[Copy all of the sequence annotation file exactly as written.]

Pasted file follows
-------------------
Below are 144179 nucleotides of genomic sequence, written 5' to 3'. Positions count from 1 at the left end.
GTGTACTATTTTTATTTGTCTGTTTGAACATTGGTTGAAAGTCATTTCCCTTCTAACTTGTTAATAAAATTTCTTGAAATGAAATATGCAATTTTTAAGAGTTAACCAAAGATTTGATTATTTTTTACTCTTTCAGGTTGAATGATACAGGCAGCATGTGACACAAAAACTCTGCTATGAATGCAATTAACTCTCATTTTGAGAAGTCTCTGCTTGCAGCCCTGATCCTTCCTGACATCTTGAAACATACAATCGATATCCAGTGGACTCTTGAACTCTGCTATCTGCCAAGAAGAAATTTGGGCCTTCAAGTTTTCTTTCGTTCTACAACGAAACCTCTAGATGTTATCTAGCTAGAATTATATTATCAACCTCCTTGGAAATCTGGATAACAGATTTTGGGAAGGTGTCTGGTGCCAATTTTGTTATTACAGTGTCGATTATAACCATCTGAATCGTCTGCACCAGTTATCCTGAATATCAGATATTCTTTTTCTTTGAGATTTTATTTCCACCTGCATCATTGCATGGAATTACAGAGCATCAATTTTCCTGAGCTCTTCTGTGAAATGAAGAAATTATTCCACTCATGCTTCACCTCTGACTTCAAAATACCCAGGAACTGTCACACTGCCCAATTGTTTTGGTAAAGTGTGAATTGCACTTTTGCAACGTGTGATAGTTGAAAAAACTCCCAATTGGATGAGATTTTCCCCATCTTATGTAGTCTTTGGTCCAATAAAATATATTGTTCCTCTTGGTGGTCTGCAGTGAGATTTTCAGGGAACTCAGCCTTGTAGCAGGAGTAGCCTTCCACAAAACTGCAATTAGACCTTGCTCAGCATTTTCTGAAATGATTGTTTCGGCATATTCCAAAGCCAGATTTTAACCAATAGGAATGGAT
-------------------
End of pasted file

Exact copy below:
Below are 144179 nucleotides of genomic sequence, written 5' to 3'. Positions count from 1 at the left end.
GTGTACTATTTTTATTTGTCTGTTTGAACATTGGTTGAAAGTCATTTCCCTTCTAACTTGTTAATAAAATTTCTTGAAATGAAATATGCAATTTTTAAGAGTTAACCAAAGATTTGATTATTTTTTACTCTTTCAGGTTGAATGATACAGGCAGCATGTGACACAAAAACTCTGCTATGAATGCAATTAACTCTCATTTTGAGAAGTCTCTGCTTGCAGCCCTGATCCTTCCTGACATCTTGAAACATACAATCGATATCCAGTGGACTCTTGAACTCTGCTATCTGCCAAGAAGAAATTTGGGCCTTCAAGTTTTCTTTCGTTCTACAACGAAACCTCTAGATGTTATCTAGCTAGAATTATATTATCAACCTCCTTGGAAATCTGGATAACAGATTTTGGGAAGGTGTCTGGTGCCAATTTTGTTATTACAGTGTCGATTATAACCATCTGAATCGTCTGCACCAGTTATCCTGAATATCAGATATTCTTTTTCTTTGAGATTTTATTTCCACCTGCATCATTGCATGGAATTACAGAGCATCAATTTTCCTGAGCTCTTCTGTGAAATGAAGAAATTATTCCACTCATGCTTCACCTCTGACTTCAAAATACCCAGGAACTGTCACACTGCCCAATTGTTTTGGTAAAGTGTGAATTGCACTTTTGCAACGTGTGATAGTTGAAAAAACTCCCAATTGGATGAGATTTTCCCCATCTTATGTAGTCTTTGGTCCAATAAAATATATTGTTCCTCTTGGTGGTCTGCAGTGAGATTTTCAGGGAACTCAGCCTTGTAGCAGGAGTAGCCTTCCACAAAACTGCAATTAGACCTTGCTCAGCATTTTCTGAAATGATTGTTTCGGCATATTCCAAAGCCAGATTTTAACCAATAGGAATGGAT